To help students with learning disabilities (LD) overcome the effect of disability on their academic performance, MSU-Bozeman makes reasonable accommodations on the basis of individual need.

To enable determination of eligibility for academic accommodations under MSU guidelines and identification of specific accommodations a student will need in order to experience academic success, MSU requires full documentation of a learning disability and its effect on academic achievement.

Please forward this handout to the professional whose diagnostic report will be sent to MSU.

A learning disabilities assessment which reflects the current impact of identified impairments on academic performance must be done by a licensed professional who is qualified to administer and interpret intelligence and achievement tests, and a diagnostic report based upon that assessment must be uploaded tothe students Accommodate profile by the student (student must use their NetId and password).


The report must be on letterhead. It must be typed, signed, dated and it must include the diagnostician's area of professional licensure/certification and license/certificate number. See the Learning Disability Documentation Guidelines for more information on what must be included in the diagnostic report provided.

Since an assessment constitutes the basis for determining reasonable accommodations, it is in a student's best interest to provide recent and appropriate documentation. In most cases, this means within the past three to five years and that testing reflects an adult-based evaluation. This assessment serves as the basis for decision-making about a student's needs for accommodations in a college environment.

Disability Documentation Review Process

Documentation Guideline


    The learning disability assessment must include the following:
    • a comprehensive diagnostic interview and a review of relevant records to investigate current and past symptoms and educational, medical, and family history;
    • an individually administered comprehensive intelligence test (this office strongly encourages an adult-based evaluation);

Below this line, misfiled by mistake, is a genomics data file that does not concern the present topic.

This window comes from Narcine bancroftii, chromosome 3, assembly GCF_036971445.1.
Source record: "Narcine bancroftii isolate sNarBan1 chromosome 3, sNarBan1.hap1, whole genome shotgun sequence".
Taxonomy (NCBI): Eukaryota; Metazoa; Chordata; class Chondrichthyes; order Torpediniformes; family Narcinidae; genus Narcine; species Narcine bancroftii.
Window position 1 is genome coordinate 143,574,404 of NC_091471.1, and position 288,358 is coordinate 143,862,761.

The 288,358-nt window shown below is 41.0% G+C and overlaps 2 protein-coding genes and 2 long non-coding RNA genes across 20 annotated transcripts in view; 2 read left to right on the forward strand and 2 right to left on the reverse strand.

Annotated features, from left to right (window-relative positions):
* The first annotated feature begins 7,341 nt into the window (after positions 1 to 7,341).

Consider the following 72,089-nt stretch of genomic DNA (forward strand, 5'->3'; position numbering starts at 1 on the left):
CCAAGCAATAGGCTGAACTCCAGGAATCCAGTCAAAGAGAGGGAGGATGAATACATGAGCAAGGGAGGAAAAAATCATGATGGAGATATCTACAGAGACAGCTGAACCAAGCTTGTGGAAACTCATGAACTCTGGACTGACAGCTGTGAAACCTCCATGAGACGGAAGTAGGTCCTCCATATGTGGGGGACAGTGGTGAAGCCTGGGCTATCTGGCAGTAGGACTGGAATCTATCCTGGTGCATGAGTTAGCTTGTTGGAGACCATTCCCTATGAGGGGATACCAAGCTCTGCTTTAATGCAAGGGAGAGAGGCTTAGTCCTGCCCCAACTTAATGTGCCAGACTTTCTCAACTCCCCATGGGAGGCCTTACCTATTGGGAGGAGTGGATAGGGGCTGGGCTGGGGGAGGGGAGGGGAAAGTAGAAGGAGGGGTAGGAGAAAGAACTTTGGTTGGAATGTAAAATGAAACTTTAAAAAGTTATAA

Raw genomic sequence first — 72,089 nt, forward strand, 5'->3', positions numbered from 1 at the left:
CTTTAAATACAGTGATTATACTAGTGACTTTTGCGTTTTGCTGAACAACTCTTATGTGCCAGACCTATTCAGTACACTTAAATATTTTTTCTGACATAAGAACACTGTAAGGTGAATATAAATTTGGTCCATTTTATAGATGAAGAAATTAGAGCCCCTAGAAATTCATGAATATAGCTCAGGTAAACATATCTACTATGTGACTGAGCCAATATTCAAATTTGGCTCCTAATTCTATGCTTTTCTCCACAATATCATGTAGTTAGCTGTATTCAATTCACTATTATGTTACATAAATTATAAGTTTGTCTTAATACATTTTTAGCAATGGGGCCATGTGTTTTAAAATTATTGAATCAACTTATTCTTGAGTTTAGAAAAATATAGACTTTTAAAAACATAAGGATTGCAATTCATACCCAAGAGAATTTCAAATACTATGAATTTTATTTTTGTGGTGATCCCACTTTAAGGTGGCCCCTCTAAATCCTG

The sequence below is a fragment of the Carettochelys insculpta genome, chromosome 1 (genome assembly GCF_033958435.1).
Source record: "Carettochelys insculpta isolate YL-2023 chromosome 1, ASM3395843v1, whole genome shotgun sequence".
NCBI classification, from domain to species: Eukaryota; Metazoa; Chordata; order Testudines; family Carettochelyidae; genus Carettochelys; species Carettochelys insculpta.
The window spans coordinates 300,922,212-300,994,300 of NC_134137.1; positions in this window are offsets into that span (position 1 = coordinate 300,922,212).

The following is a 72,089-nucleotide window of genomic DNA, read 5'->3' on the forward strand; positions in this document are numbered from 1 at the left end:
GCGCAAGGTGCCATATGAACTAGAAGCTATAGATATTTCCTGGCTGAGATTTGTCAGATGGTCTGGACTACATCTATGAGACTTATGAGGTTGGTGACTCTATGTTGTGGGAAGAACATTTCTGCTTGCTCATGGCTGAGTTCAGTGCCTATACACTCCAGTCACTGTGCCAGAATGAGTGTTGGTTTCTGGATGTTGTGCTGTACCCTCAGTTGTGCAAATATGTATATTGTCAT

• comprehensive individually administered achievement tests measuring current achievement in basic reading skills, reading comprehension, math reasoning, and math calculation; and a functional assessment or standardized test of written expression (The Wide Range Achievement Test-3 is not a comprehensive measure of achievement and, therefore, is not useful if used as the sole measure of achievement.);
    • assessment of specific areas of information processing (e.g., short and long term memory, sequential memory, auditory and visual perception/processing, processing speed). Information from subtests on the WAIS-III, the Woodcock-Johnson Tests of Cognitive Ability or other instruments relevant to the presenting learning problem(s) may be used to address these areas.

    The written diagnostic report must include the following:
    • a written summary of the student's relevant educational, medical, and family histories;
    • the names of the tests administered and age-based standard and/or percentile scores (standard scores are preferred) for all normed measures (all subtests scores must be reported);
    • an analysis/interpretation of test performance, including a discussion of information processing strengths and weaknesses that contribute to the substantial limitation to a learning disability. The diagnosis should be based on a comprehensive assessment battery which does not rely solely on any one subtest or tests;
    • a clear statement identifying a specific learning disability: Individual "learning styles" and "learning differences" do not constitute a learning disability. The diagnosis should be based on a comprehensive assessment battery which does not rely solely on any one subtest or tests;
    • a history of past accommodations and the effectiveness of those accommodations;